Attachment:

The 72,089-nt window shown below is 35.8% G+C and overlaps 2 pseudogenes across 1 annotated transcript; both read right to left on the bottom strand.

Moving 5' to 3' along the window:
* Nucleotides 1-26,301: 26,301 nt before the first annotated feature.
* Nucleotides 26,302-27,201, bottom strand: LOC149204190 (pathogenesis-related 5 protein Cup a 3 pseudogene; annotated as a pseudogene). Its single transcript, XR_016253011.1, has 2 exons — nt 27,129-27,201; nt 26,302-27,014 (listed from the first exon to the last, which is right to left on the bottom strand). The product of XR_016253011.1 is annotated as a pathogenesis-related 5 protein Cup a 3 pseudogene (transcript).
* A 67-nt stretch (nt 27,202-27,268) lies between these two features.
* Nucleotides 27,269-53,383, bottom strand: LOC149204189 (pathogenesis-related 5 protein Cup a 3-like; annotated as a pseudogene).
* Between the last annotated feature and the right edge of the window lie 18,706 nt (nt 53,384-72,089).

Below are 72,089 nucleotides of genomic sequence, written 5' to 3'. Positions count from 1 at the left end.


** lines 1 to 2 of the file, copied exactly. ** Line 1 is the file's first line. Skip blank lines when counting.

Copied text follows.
The 72,089-nt window shown below is 35.8% G+C and overlaps 2 pseudogenes across 1 annotated transcript; both read right to left on the bottom strand.

Moving 5' to 3' along the window: